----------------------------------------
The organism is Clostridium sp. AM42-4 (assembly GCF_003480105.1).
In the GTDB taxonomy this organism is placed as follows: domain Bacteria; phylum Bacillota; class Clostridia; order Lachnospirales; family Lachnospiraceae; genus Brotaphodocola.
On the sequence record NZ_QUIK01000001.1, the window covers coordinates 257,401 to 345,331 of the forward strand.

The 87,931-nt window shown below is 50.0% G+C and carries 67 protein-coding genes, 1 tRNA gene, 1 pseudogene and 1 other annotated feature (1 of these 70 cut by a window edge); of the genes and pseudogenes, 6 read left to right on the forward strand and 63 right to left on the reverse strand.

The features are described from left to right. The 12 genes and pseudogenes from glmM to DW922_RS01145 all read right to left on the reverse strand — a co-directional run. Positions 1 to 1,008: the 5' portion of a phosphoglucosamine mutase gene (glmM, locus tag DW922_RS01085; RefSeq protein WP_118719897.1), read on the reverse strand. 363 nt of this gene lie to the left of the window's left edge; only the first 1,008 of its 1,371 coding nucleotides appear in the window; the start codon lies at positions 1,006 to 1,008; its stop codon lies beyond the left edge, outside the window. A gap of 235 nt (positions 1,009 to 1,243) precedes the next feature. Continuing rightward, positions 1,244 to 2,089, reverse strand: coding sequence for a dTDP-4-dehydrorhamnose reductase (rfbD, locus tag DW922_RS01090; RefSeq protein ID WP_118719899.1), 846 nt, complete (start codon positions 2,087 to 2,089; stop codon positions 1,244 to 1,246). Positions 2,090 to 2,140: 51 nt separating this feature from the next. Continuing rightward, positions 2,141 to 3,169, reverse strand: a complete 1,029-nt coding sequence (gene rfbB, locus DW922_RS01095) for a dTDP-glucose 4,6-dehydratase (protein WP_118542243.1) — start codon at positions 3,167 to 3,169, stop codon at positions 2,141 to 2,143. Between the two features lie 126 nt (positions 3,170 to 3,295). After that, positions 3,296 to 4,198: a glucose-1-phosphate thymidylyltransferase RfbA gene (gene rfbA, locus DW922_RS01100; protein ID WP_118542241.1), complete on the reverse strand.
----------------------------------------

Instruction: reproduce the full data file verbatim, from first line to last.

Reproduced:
The organism is Clostridium sp. AM42-4 (assembly GCF_003480105.1).
In the GTDB taxonomy this organism is placed as follows: domain Bacteria; phylum Bacillota; class Clostridia; order Lachnospirales; family Lachnospiraceae; genus Brotaphodocola.
On the sequence record NZ_QUIK01000001.1, the window covers coordinates 257,401 to 345,331 of the forward strand.

The 87,931-nt window shown below is 50.0% G+C and carries 67 protein-coding genes, 1 tRNA gene, 1 pseudogene and 1 other annotated feature (1 of these 70 cut by a window edge); of the genes and pseudogenes, 6 read left to right on the forward strand and 63 right to left on the reverse strand.

The features are described from left to right. The 12 genes and pseudogenes from glmM to DW922_RS01145 all read right to left on the reverse strand — a co-directional run. Positions 1 to 1,008: the 5' portion of a phosphoglucosamine mutase gene (glmM, locus tag DW922_RS01085; RefSeq protein WP_118719897.1), read on the reverse strand. 363 nt of this gene lie to the left of the window's left edge; only the first 1,008 of its 1,371 coding nucleotides appear in the window; the start codon lies at positions 1,006 to 1,008; its stop codon lies beyond the left edge, outside the window. A gap of 235 nt (positions 1,009 to 1,243) precedes the next feature. Continuing rightward, positions 1,244 to 2,089, reverse strand: coding sequence for a dTDP-4-dehydrorhamnose reductase (rfbD, locus tag DW922_RS01090; RefSeq protein ID WP_118719899.1), 846 nt, complete (start codon positions 2,087 to 2,089; stop codon positions 1,244 to 1,246). Positions 2,090 to 2,140: 51 nt separating this feature from the next. Continuing rightward, positions 2,141 to 3,169, reverse strand: a complete 1,029-nt coding sequence (gene rfbB, locus DW922_RS01095) for a dTDP-glucose 4,6-dehydratase (protein WP_118542243.1) — start codon at positions 3,167 to 3,169, stop codon at positions 2,141 to 2,143. Between the two features lie 126 nt (positions 3,170 to 3,295). After that, positions 3,296 to 4,198: a glucose-1-phosphate thymidylyltransferase RfbA gene (gene rfbA, locus DW922_RS01100; protein ID WP_118542241.1), complete on the reverse strand.